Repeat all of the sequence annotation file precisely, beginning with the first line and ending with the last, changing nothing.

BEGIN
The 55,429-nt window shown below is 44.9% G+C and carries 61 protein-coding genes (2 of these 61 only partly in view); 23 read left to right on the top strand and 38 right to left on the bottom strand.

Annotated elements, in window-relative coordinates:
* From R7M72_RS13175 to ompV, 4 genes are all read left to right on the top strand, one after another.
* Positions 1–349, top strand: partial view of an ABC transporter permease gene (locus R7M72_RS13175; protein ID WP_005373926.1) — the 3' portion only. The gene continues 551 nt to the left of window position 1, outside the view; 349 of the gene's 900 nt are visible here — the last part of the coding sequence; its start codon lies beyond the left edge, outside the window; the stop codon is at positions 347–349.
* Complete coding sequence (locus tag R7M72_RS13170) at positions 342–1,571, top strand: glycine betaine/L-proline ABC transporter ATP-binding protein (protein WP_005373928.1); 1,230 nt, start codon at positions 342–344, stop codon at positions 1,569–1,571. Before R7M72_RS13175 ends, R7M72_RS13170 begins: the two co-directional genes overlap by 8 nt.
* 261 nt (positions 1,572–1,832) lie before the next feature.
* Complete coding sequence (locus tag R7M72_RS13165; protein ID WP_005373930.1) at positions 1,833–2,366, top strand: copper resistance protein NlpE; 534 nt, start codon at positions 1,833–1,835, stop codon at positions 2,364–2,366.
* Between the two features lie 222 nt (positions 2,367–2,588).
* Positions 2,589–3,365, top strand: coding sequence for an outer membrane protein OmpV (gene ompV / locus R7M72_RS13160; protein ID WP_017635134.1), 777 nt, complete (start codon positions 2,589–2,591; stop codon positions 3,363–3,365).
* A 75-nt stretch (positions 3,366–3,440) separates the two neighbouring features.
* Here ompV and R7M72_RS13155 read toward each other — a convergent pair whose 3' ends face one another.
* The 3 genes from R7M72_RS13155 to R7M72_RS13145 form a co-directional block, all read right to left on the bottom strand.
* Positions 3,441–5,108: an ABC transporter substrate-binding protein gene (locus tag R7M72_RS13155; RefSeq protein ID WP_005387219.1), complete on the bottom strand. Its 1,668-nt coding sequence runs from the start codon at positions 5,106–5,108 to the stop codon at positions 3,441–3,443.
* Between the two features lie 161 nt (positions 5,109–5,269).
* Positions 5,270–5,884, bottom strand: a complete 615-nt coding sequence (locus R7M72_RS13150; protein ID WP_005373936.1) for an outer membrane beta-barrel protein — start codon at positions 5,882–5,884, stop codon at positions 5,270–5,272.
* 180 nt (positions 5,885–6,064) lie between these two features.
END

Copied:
The 55,429-nt window shown below is 44.9% G+C and carries 61 protein-coding genes (2 of these 61 only partly in view); 23 read left to right on the top strand and 38 right to left on the bottom strand.

Annotated elements, in window-relative coordinates:
* From R7M72_RS13175 to ompV, 4 genes are all read left to right on the top strand, one after another.
* Positions 1–349, top strand: partial view of an ABC transporter permease gene (locus R7M72_RS13175; protein ID WP_005373926.1) — the 3' portion only. The gene continues 551 nt to the left of window position 1, outside the view; 349 of the gene's 900 nt are visible here — the last part of the coding sequence; its start codon lies beyond the left edge, outside the window; the stop codon is at positions 347–349.
* Complete coding sequence (locus tag R7M72_RS13170) at positions 342–1,571, top strand: glycine betaine/L-proline ABC transporter ATP-binding protein (protein WP_005373928.1); 1,230 nt, start codon at positions 342–344, stop codon at positions 1,569–1,571. Before R7M72_RS13175 ends, R7M72_RS13170 begins: the two co-directional genes overlap by 8 nt.
* 261 nt (positions 1,572–1,832) lie before the next feature.
* Complete coding sequence (locus tag R7M72_RS13165; protein ID WP_005373930.1) at positions 1,833–2,366, top strand: copper resistance protein NlpE; 534 nt, start codon at positions 1,833–1,835, stop codon at positions 2,364–2,366.
* Between the two features lie 222 nt (positions 2,367–2,588).
* Positions 2,589–3,365, top strand: coding sequence for an outer membrane protein OmpV (gene ompV / locus R7M72_RS13160; protein ID WP_017635134.1), 777 nt, complete (start codon positions 2,589–2,591; stop codon positions 3,363–3,365).
* A 75-nt stretch (positions 3,366–3,440) separates the two neighbouring features.
* Here ompV and R7M72_RS13155 read toward each other — a convergent pair whose 3' ends face one another.
* The 3 genes from R7M72_RS13155 to R7M72_RS13145 form a co-directional block, all read right to left on the bottom strand.
* Positions 3,441–5,108: an ABC transporter substrate-binding protein gene (locus tag R7M72_RS13155; RefSeq protein ID WP_005387219.1), complete on the bottom strand. Its 1,668-nt coding sequence runs from the start codon at positions 5,106–5,108 to the stop codon at positions 3,441–3,443.
* Between the two features lie 161 nt (positions 5,109–5,269).
* Positions 5,270–5,884, bottom strand: a complete 615-nt coding sequence (locus R7M72_RS13150; protein ID WP_005373936.1) for an outer membrane beta-barrel protein — start codon at positions 5,882–5,884, stop codon at positions 5,270–5,272.
* 180 nt (positions 5,885–6,064) lie between these two features.